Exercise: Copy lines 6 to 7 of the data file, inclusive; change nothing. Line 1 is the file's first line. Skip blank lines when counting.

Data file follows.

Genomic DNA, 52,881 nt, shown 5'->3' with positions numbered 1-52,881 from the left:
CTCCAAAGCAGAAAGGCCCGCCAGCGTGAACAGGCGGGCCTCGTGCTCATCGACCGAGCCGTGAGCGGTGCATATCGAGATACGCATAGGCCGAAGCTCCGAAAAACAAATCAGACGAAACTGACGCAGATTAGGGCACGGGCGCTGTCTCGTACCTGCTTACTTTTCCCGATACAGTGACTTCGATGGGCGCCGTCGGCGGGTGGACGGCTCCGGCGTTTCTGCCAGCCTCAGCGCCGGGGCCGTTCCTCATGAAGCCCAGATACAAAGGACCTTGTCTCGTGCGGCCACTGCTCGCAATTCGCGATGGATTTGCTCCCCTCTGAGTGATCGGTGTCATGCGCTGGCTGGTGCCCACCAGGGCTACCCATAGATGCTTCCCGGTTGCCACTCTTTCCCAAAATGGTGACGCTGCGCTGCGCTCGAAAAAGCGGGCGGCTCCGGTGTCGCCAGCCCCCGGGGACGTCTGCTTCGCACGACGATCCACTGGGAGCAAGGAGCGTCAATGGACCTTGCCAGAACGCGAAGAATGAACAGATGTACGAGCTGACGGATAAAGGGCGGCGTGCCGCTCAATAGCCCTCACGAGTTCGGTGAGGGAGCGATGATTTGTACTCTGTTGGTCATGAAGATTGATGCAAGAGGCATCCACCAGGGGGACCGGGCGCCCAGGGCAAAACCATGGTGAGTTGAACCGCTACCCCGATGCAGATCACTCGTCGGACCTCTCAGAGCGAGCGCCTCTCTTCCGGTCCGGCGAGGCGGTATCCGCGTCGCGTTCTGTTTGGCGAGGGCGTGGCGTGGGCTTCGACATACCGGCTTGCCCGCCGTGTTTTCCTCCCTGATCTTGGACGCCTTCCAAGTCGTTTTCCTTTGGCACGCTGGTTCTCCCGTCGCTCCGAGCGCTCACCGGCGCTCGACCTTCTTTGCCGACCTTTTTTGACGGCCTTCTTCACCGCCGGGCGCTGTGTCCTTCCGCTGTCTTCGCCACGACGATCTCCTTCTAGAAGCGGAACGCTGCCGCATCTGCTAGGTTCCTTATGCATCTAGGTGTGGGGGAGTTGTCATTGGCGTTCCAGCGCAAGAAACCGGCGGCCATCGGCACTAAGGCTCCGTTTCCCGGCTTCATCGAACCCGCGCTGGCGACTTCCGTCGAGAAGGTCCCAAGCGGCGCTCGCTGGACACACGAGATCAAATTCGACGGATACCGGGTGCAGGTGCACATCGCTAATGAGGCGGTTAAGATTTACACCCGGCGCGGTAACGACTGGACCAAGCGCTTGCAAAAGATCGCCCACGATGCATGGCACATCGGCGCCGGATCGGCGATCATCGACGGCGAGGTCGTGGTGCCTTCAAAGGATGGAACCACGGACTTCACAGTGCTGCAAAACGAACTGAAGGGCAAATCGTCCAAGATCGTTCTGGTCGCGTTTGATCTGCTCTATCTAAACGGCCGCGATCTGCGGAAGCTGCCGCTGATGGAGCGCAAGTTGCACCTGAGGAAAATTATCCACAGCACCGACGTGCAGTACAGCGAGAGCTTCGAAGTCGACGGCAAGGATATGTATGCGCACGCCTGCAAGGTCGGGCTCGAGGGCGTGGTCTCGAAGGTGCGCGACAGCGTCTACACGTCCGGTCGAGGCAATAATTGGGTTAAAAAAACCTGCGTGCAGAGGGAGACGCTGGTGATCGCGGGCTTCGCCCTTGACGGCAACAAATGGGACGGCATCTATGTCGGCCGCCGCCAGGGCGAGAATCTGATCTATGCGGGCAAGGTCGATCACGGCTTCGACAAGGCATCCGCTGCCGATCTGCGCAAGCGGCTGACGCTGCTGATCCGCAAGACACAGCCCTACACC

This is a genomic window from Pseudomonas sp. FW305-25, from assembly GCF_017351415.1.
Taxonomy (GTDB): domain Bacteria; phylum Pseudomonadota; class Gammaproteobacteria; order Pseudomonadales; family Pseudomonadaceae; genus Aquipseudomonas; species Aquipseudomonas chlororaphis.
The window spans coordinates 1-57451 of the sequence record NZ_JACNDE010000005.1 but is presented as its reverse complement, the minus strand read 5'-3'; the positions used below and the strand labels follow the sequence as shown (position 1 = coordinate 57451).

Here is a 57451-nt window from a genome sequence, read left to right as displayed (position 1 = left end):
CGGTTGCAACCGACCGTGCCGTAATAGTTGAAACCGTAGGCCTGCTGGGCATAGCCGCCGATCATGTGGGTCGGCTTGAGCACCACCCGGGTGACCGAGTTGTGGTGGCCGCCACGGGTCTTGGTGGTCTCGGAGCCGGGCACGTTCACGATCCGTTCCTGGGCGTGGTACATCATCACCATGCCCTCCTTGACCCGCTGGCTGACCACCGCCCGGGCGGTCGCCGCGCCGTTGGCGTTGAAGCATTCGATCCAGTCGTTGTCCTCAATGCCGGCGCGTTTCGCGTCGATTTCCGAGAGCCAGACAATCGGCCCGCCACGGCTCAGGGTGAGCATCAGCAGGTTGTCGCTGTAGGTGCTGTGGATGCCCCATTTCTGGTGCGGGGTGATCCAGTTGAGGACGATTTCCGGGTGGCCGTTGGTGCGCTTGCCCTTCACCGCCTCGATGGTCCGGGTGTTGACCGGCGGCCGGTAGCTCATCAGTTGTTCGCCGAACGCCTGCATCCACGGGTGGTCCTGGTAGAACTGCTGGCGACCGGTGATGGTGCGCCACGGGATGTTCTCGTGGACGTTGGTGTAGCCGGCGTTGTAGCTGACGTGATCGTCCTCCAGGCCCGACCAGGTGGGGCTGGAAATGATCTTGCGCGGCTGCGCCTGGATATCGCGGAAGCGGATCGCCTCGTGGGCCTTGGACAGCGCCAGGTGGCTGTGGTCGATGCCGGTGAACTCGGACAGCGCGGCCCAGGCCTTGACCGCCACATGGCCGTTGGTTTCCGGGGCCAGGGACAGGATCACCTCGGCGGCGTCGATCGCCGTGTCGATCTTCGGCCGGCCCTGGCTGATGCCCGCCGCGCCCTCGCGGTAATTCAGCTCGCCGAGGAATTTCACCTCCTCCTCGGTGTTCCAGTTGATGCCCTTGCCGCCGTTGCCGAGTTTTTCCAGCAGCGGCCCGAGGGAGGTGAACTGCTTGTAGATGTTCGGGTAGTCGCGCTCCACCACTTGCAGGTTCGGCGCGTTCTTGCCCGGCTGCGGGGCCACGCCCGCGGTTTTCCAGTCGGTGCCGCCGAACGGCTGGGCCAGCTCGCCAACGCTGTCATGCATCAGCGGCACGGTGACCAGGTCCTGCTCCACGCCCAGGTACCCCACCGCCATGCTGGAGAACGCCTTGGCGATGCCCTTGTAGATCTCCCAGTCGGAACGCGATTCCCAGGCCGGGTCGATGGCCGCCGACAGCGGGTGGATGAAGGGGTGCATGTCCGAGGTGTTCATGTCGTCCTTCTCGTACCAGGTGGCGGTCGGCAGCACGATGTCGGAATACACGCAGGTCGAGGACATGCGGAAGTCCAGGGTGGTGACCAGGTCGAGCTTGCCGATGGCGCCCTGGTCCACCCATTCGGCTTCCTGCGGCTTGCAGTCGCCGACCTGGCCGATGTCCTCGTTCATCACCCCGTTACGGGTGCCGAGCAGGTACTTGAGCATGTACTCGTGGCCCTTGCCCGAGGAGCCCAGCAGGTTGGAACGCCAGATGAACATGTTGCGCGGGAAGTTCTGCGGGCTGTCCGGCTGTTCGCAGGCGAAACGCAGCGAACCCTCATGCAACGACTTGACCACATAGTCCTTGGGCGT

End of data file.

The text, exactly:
Here is a 57451-nt window from a genome sequence, read left to right as displayed (position 1 = left end):
CGGTTGCAACCGACCGTGCCGTAATAGTTGAAACCGTAGGCCTGCTGGGCATAGCCGCCGATCATGTGGGTCGGCTTGAGCACCACCCGGGTGACCGAGTTGTGGTGGCCGCCACGGGTCTTGGTGGTCTCGGAGCCGGGCACGTTCACGATCCGTTCCTGGGCGTGGTACATCATCACCATGCCCTCCTTGACCCGCTGGCTGACCACCGCCCGGGCGGTCGCCGCGCCGTTGGCGTTGAAGCATTCGATCCAGTCGTTGTCCTCAATGCCGGCGCGTTTCGCGTCGATTTCCGAGAGCCAGACAATCGGCCCGCCACGGCTCAGGGTGAGCATCAGCAGGTTGTCGCTGTAGGTGCTGTGGATGCCCCATTTCTGGTGCGGGGTGATCCAGTTGAGGACGATTTCCGGGTGGCCGTTGGTGCGCTTGCCCTTCACCGCCTCGATGGTCCGGGTGTTGACCGGCGGCCGGTAGCTCATCAGTTGTTCGCCGAACGCCTGCATCCACGGGTGGTCCTGGTAGAACTGCTGGCGACCGGTGATGGTGCGCCACGGGATGTTCTCGTGGACGTTGGTGTAGCCGGCGTTGTAGCTGACGTGATCGTCCTCCAGGCCCGACCAGGTGGGGCTGGAAATGATCTTGCGCGGCTGCGCCTGGATATCGCGGAAGCGGATCGCCTCGTGGGCCTTGGACAGCGCCAGGTGGCTGTGGTCGATGCCGGTGAACTCGGACAGCGCGGCCCAGGCCTTGACCGCCACATGGCCGTTGGTTTCCGGGGCCAGGGACAGGATCACCTCGGCGGCGTCGATCGCCGTGTCGATCTTCGGCCGGCCCTGGCTGATGCCCGCCGCGCCCTCGCGGTAATTCAGCTCGCCGAGGAATTTCACCTCCTCCTCGGTGTTCCAGTTGATGCCCTTGCCGCCGTTGCCGAGTTTTTCCAGCAGCGGCCCGAGGGAGGTGAACTGCTTGTAGATGTTCGGGTAGTCGCGCTCCACCACTTGCAGGTTCGGCGCGTTCTTGCCCGGCTGCGGGGCCACGCCCGCGGTTTTCCAGTCGGTGCCGCCGAACGGCTGGGCCAGCTCGCCAACGCTGTCATGCATCAGCGGCACGGTGACCAGGTCCTGCTCCACGCCCAGGTACCCCACCGCCATGCTGGAGAACGCCTTGGCGATGCCCTTGTAGATCTCCCAGTCGGAACGCGATTCCCAGGCCGGGTCGATGGCCGCCGACAGCGGGTGGATGAAGGGGTGCATGTCCGAGGTGTTCATGTCGTCCTTCTCGTACCAGGTGGCGGTCGGCAGCACGATGTCGGAATACACGCAGGTCGAGGACATGCGGAAGTCCAGGGTGGTGACCAGGTCGAGCTTGCCGATGGCGCCCTGGTCCACCCATTCGGCTTCCTGCGGCTTGCAGTCGCCGACCTGGCCGATGTCCTCGTTCATCACCCCGTTACGGGTGCCGAGCAGGTACTTGAGCATGTACTCGTGGCCCTTGCCCGAGGAGCCCAGCAGGTTGGAACGCCAGATGAACATGTTGCGCGGGAAGTTCTGCGGGCTGTCCGGCTGTTCGCAGGCGAAACGCAGCGAACCCTCATGCAACGACTTGACCACATAGTCCTTGGGCGT